In the effort to try to save the climate, are we destroying the environment?
The interesting thing is that over the last several hundred years,
human beings have actually been trying to move away
from what you would consider matter-dense fuels
towards energy-dense ones.
That means, really, from wood and dung towards coal, oil, natural gas, uranium.
This is a phenomenon that's been going on for a long time.
Poor countries around the world are in the process still
of moving away from wood and dung as primary energies.
And for the most part, this is a positive thing.
As you stop using wood as your major source of fuel,
it allows the forests to grow back and the wildlife to return.
As you stop burning wood in your home,
you no longer need to breath that toxic smoke.
And as you go from coal to natural gas and uranium
as your main sources of energy,
it holds out the possibility of basically eliminating air pollution altogether.
There's just this problem with nuclear -
While it's been pretty popular to move from dirtier to cleaner energy sources,
from energy-diffuse to energy-dense sources,
nuclear is just really unpopular for a bunch of historical reasons.
And as a consequence, in the past,
I and I think a lot of others have sort of said,
"In order to deal with climate change,
we're just going to need all the different kinds of clean energy that we have."
The problem is that it just turns out not to be true.
You remember, I discussed France a little bit ago.
France gets most of its electricity from nuclear.
If France were to try to significantly scale up solar and wind,
it would also have to significantly reduce how much electricity it gets from nuclear.
That's because in order to handle the huge variability of solar and wind on the grid,
they would need to burn more natural gas.
Think of it this way,
it's just really hard to ramp up and down a nuclear plant
whereas I think we're all pretty familiar with turning natural gas
up and down on our stove.
A similar process works in managing the grid.
Of course, it goes without saying
that oil and gas companies understand this pretty well,
which is why we've seen them invest millions of dollars in recent years
in promoting solar and wind.
This just raises, I think, another challenging question,
which is that in places that are using a lot of nuclear -
half of their grids that are mostly nuclear and hydro -
going towards solar and wind and other renewables
would actually increase carbon emissions.
I think a better alternative is just to tell the truth.
That's what a number of scientists have been doing.
I mentioned earlier
that hundreds of thousands of birds are killed every year by wind turbines;
what I didn't mention is that a million bats, at a minimum,
are killed every year by wind.
The consequence has been
that bat scientists have been speaking out about this.
This particular bat species, the hoary bat,
which is a migratory bat species,
is literally at risk of going extinct right now
because of the significant expansion of wind.
It's not just wind, it's also on solar.
The scientists who were involved in creating the Ivanpah solar farm,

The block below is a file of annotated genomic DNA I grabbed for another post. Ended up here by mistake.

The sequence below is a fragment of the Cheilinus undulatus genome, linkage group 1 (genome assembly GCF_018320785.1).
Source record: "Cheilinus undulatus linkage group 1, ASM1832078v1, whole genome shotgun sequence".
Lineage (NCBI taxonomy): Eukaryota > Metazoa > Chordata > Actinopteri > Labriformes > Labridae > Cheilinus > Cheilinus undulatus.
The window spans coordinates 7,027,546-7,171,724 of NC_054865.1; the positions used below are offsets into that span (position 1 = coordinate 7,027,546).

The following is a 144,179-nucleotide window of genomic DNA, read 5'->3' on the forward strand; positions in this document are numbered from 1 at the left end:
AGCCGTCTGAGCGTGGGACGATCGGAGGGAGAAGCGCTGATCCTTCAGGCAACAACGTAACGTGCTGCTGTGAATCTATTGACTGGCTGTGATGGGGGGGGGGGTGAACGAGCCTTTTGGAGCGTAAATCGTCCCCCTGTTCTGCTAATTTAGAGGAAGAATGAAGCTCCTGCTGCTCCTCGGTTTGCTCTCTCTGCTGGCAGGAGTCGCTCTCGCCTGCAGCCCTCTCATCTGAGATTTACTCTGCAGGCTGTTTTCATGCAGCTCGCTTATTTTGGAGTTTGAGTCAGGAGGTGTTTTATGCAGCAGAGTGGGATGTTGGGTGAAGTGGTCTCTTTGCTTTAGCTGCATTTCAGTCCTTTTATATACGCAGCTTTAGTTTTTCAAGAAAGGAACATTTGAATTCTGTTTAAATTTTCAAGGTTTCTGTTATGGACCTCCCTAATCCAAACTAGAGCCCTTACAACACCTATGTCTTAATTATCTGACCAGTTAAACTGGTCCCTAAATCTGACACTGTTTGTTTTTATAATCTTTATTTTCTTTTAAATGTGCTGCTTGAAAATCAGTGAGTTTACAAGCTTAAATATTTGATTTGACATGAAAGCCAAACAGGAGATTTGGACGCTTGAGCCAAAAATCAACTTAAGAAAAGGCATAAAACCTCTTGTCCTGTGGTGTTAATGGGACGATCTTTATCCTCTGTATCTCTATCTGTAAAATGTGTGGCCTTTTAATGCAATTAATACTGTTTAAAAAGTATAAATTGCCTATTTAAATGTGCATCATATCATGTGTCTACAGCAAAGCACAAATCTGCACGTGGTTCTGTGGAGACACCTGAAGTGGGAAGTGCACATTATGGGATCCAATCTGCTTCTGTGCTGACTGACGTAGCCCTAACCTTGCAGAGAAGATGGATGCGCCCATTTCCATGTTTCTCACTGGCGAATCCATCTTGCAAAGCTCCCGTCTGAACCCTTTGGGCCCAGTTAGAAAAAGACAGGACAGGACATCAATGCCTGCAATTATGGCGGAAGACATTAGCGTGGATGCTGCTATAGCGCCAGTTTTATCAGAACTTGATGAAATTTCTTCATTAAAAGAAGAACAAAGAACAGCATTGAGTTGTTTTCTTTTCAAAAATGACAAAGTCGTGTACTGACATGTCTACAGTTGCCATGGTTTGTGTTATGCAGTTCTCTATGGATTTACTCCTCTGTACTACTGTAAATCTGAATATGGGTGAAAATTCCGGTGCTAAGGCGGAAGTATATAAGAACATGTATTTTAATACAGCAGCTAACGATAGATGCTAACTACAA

who were involved in clearing that land, have been speaking out.
One of them wrote,
"Everybody knows that translocation of desert tortoises doesn't work.
When you're walking in front of a bulldozer,
crying and moving animals and cacti out of the way,
it's hard to think that the project is a good idea."
And now we can see these phenomena at work at an international level.
In my home state of California,
we've been stuffing a lot of natural gas into the side of a mountain
in order to handle all that intermittent solar and wind.
It's sprung a leak.
It was equivalent to putting 500,000 cars on the road.
And currently in Germany,
there's protesters trying to block a new coal mining project
that would involve destroying the ancient Hambacher Forest
in order to get to the coal underneath,
all in an effort to phase out nuclear and expand solar and wind.
The good news is that I think
that people still care about nature enough for these facts to matter.
We saw last year in South Korea
a citizen's jury deliberated for several months
weighing these different issues.
They had to decide whether they were going to phase out nuclear
or keep it and expand it.
They started out 40% in favor of expanding nuclear,
but after several months and considering these issues,
they ended up voting 60% to expand nuclear.
A similar phenomenon just happened last week in Arizona.
The voters had a ballot initiative
to vote on whether or not to continue with nuclear
or to phase it out and try to replace it with natural gas and solar.
They ended up rejecting at 70 to 30.
And even here in Europe,
we saw the Netherlands is one of the first countries in recent memory
to actually announce, as they did last week,
that they're going to start to increase their reliance on nuclear power
in recognition that there's just no way
they could generate significant amounts of energy enough from solar and wind
to meet their climate targets.
I think it's natural
that those of us that became very concerned about climate change,
such a big environmental issue,
would gravitate towards really romantic solutions
like harmonizing human civilization with the natural world
using renewable energies.
But I think it's also understandable that as the facts have come in,
many of us have started to question our prior beliefs and change our minds.
For me the question now is,
Now that we know that renewables can't save the planet,
are we going to keep letting them destroy it?
Thank you very much.
(Applause)
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Why renewables can't save the planet Michael Shellenberger | TEDxDanubia

528 タグ追加 保存
Andy Zuo 2020 年 1 月 18 日 に公開